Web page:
In March, I had the pleasure of attending MathsConf31, an annual conference organized by La Salle Complete Maths. One of the sessions that stood out to me was Jason Gottfried’s presentation on using coloured counters to teach prime numbers, which was both inspiring and innovative. As a tutor, I found it extremely useful in engaging my students and making math fun. I was even invited to talk about my experience on Dave Taylor’s Teaching Together podcast.
Join us in celebrating Neurodiversity and the unique talents and strengths of individuals with neurological differences. Discover the importance of assistive technology, including speech-to-text conversion and audiobooks, in helping those with Dyslexia to succeed. Learn about Executive Functions and the impact of Dyslexia beyond just English. Explore the importance of understanding and support for those who are Neurodiverse, and embrace self-acceptance for success. Join the movement and celebrate Neurodiversity with us!
These delightful little drawings were done for me on our BitPapers, by a 9-year-old pupil who I have now been teaching online for a month. She came to me with severe Maths Anxiety and was unable to cope with Maths at her school. She was deep into a cycle of anxiety. A couple of sessions in, she is laughing, joking, and happily drawing me pictures and engaging well with our Maths lesson. A complete change in her feelings towards maths in less than a month!
What magic have I managed to do, you may well be asking? No magic, just loads of empathy and other strategies which help bring down the anxiety and the barriers to learning and have enabled her to start to enjoy Maths and learning again.
So, now you know that Working Memory is a big issue for most people who are Neurodiverse, what can you do to help?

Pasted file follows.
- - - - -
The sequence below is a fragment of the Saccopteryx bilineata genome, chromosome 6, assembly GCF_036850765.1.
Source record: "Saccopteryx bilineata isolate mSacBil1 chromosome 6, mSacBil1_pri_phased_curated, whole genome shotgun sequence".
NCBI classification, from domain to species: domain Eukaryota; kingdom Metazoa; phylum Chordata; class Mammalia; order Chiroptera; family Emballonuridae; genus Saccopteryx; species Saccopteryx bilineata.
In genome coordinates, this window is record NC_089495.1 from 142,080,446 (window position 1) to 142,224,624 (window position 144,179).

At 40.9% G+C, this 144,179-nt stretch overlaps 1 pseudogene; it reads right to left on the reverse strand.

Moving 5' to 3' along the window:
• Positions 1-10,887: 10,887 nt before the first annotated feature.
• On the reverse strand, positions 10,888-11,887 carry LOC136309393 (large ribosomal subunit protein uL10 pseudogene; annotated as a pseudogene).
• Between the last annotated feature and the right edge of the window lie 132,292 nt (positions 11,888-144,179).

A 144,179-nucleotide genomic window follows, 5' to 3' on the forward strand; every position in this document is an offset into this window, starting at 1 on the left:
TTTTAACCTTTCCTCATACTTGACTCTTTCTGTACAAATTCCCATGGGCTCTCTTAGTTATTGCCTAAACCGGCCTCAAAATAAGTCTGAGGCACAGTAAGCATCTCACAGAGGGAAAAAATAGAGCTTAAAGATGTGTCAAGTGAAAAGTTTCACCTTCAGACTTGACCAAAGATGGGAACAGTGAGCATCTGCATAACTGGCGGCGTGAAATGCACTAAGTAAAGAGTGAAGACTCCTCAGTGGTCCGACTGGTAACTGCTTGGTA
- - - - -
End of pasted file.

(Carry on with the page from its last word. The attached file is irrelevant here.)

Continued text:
Knowing that someone will find it harder than average to listen and to hold onto information and then manipulate numbers or words or ideas in their heads, there are many ways to mitigate this issue, and none of them are particularly complicated. Some strategies are done by adding in extra senses to support poor Working Memory and bring down the Cognitive Load or by giving them extra time to think. As the brain can learn and change, what we call Neuroplasticity, we can add strategies that help improve the Working Memory too.
A few minor adjustments will make so much difference to that child you are teaching or colleague or client you are working with.
Snakes. Who loves snakes? Certainly not me! I have always been scared and rather phobic about them, and I can feel my heart beating faster at the mere thought.
But this afternoon, I spent about 30 minutes discussing snakes: species, ways of caring for them and breeding them. This did not put me in my comfort zone at all!
However, my Neurodiverse, highly Maths Anxious, and chronically disengaged pupil absolutely loves snakes and has three of them!
My role is so much more than just delivering Maths content; it is about empowering children to feel better about themselves and get themselves in the right mindset to start to learn.
Next lesson, I am sure she will be less anxious and will be able to trust me, relax and be more able to engage with her learning. So half an hour of snake talk for me will have been more than worth it!
This week I will be joining Charlotte Watson of Wonderlearn English to record an interview which will be released the following week as part of Children’s Mental Health Week. This is a topic very close to my heart, so when Charlotte approached me to participate in this event, I jumped at the chance to spread the word!